There are a couple things that you might want to consider International Fuel Gas Code 2012 Chapter 4 - Gas Piping Installations Section 411 - Appliance and Manufactured Home Connections 411.1.2 Protection against damage. Connectors and tubing shall be installed so as to be protected against physical damage. 411.1.3.1 Maximum length. ...


2

The International Fuel Gas Code does not mention any line routing requirements. (See section 613.) If it were me, I would fasten some wood blocking to protect the gas line from being pinched by the dryer should it walk or be moved. It should probably go along the right edge of the nook, especially at the front, and at the front of the right side of the ...


2

Gads, what a mess that must have been! Cleaning the igniter and flame sensor certainly could not make the situation worse—well, unless it is done with brutal force. Also, check the alignment of the igniter. Perhaps it shifted during whatever was done during the fire. It is also likely some of the gas burner holes are clogged. Inspect carefully and ...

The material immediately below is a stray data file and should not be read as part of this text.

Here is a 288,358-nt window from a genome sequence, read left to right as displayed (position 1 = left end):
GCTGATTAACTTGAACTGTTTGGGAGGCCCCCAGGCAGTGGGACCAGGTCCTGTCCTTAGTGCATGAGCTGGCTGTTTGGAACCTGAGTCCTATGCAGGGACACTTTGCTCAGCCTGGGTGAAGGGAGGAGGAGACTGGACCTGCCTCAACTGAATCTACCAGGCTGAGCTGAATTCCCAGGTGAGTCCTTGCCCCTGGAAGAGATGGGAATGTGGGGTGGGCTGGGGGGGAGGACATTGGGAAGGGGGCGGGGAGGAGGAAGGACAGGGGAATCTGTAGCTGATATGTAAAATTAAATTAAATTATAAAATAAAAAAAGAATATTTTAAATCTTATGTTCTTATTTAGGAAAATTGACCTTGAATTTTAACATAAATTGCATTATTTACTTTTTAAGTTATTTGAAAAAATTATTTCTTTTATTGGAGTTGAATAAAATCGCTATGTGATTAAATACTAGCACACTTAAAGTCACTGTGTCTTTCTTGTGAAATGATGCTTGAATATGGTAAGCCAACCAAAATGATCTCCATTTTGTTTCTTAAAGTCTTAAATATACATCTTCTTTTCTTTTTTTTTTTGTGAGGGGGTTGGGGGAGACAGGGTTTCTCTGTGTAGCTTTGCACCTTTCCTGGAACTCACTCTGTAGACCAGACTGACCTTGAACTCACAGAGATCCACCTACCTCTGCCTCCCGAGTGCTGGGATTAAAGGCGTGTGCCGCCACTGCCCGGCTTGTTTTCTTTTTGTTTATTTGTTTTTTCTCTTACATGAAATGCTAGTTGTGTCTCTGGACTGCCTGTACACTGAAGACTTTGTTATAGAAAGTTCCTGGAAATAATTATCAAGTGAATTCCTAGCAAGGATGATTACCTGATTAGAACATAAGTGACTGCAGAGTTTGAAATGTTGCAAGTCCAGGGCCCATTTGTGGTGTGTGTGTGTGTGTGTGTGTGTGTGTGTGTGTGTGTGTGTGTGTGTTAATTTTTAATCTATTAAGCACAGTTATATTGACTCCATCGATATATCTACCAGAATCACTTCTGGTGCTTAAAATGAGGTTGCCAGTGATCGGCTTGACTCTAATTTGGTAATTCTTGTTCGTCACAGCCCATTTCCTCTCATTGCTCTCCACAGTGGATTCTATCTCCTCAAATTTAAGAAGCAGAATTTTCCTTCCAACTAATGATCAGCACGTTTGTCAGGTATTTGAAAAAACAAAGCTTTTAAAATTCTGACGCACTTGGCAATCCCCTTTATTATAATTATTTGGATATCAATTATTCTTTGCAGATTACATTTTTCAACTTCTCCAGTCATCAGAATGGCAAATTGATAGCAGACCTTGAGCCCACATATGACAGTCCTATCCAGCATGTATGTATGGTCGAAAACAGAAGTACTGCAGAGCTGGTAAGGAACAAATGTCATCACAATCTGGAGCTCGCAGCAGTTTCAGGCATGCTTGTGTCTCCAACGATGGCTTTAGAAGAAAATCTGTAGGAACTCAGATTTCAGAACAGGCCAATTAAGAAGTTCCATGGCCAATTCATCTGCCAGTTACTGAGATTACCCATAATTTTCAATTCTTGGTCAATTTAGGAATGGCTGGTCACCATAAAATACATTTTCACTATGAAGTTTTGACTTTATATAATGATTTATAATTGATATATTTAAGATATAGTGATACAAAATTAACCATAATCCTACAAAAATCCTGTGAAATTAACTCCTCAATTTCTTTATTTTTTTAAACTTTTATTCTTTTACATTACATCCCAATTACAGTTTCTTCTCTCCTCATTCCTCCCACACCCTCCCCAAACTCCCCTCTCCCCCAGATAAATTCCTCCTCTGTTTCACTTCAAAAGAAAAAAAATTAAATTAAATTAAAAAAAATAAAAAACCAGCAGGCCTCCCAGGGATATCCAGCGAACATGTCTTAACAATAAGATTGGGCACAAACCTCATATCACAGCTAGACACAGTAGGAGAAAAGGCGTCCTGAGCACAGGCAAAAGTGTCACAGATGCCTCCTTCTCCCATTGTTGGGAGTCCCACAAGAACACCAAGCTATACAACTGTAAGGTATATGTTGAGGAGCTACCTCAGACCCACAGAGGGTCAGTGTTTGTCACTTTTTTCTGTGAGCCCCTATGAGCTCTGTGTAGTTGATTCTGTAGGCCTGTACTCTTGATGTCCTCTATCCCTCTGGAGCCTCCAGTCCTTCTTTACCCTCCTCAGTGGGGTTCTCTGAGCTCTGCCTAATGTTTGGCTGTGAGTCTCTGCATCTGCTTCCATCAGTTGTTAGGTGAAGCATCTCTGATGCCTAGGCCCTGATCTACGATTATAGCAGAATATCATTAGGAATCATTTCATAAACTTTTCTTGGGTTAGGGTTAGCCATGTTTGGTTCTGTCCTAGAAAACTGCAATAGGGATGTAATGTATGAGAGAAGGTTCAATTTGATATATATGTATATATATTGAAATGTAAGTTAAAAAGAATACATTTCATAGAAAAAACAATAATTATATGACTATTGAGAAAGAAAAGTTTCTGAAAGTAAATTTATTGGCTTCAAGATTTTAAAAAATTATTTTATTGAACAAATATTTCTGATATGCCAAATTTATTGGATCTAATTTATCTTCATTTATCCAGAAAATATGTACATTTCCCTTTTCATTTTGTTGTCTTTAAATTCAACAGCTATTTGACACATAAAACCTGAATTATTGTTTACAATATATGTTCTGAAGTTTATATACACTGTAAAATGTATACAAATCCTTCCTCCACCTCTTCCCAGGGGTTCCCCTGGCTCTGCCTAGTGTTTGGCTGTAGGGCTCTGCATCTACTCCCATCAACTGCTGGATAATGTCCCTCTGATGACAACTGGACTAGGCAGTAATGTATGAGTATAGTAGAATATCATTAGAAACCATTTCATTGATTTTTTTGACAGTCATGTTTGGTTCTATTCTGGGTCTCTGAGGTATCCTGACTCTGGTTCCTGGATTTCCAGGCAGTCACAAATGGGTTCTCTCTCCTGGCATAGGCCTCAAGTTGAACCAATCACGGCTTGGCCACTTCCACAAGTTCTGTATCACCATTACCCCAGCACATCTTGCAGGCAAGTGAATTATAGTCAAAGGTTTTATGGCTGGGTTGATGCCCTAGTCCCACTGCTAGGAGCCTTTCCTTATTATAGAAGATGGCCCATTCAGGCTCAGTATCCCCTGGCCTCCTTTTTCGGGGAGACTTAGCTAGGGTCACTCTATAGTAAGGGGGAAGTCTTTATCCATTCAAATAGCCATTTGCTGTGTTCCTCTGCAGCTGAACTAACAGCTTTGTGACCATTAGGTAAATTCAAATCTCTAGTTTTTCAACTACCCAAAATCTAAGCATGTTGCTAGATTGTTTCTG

2

Cleaning is always a good idea after a mishap like this, but if it does not immediately fix the problem, you should call in a professional repair service. A fire in an appliance, especially a gas fed appliance, needs a pro to ensure that the unit is still safe to operate. Many plastics can form a pretty solid mess when melted onto metal. It may be difficult ...


1

Originally (back in the old days), they (like gas grills) used volcanic rock aka lava rock. Several current vendors use a mixture of rockwool fiber material and vermiculite. Others list sand and vermiculite. Having them on the bottom helps diffuse the gas (by scattering the gas as it rises, so you don't see jets of gas). The glowing aspects is a nice ...


1

That should do the trick for a start. You will smell gas when you disassemble the pipe and should dissipate. On the jobsite, when this is done, the longer pipe section is removed from the valve on the fed side (fireplace side) of the pipe and capped with a threaded plug with the proper tape sealant or pipe dope approved for gas fittings. A nipple and cap can ...


1

Most likely the contractor will route the line through the basement or crawlspace, and emerge from the back of the house near where the outlet will be. Snaking around the outside of the house (even underground), is more difficult, and may make the pipe more susceptible to damage. If the piping has to travel any significant distance from the house to the ...


1